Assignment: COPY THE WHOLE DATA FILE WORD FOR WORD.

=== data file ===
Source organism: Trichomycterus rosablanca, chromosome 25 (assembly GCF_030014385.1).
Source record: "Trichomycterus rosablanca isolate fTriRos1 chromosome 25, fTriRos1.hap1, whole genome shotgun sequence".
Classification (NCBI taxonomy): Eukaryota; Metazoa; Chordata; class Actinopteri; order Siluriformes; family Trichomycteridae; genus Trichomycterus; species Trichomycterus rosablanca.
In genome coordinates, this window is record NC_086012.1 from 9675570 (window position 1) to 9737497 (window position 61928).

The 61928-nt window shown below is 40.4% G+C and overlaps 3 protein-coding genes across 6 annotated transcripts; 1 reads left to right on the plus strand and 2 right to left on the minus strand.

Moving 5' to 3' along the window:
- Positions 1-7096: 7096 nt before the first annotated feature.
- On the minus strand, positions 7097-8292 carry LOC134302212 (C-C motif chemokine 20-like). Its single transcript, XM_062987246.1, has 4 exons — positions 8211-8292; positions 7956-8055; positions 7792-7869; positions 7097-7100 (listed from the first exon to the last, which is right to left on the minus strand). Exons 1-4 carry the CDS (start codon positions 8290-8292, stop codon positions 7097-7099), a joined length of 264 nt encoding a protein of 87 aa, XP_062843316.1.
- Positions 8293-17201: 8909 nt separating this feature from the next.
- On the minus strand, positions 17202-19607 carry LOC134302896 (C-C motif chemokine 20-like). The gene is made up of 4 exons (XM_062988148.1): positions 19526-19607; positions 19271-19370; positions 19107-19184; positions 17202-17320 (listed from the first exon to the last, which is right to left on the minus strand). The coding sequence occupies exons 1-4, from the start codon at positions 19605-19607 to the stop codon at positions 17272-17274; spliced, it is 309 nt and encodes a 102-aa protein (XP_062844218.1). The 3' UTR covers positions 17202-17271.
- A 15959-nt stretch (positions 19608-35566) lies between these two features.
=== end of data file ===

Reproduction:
Source organism: Trichomycterus rosablanca, chromosome 25 (assembly GCF_030014385.1).
Source record: "Trichomycterus rosablanca isolate fTriRos1 chromosome 25, fTriRos1.hap1, whole genome shotgun sequence".
Classification (NCBI taxonomy): Eukaryota; Metazoa; Chordata; class Actinopteri; order Siluriformes; family Trichomycteridae; genus Trichomycterus; species Trichomycterus rosablanca.
In genome coordinates, this window is record NC_086012.1 from 9675570 (window position 1) to 9737497 (window position 61928).

The 61928-nt window shown below is 40.4% G+C and overlaps 3 protein-coding genes across 6 annotated transcripts; 1 reads left to right on the plus strand and 2 right to left on the minus strand.

Moving 5' to 3' along the window:
- Positions 1-7096: 7096 nt before the first annotated feature.
- On the minus strand, positions 7097-8292 carry LOC134302212 (C-C motif chemokine 20-like). Its single transcript, XM_062987246.1, has 4 exons — positions 8211-8292; positions 7956-8055; positions 7792-7869; positions 7097-7100 (listed from the first exon to the last, which is right to left on the minus strand). Exons 1-4 carry the CDS (start codon positions 8290-8292, stop codon positions 7097-7099), a joined length of 264 nt encoding a protein of 87 aa, XP_062843316.1.
- Positions 8293-17201: 8909 nt separating this feature from the next.
- On the minus strand, positions 17202-19607 carry LOC134302896 (C-C motif chemokine 20-like). The gene is made up of 4 exons (XM_062988148.1): positions 19526-19607; positions 19271-19370; positions 19107-19184; positions 17202-17320 (listed from the first exon to the last, which is right to left on the minus strand). The coding sequence occupies exons 1-4, from the start codon at positions 19605-19607 to the stop codon at positions 17272-17274; spliced, it is 309 nt and encodes a 102-aa protein (XP_062844218.1). The 3' UTR covers positions 17202-17271.
- A 15959-nt stretch (positions 19608-35566) lies between these two features.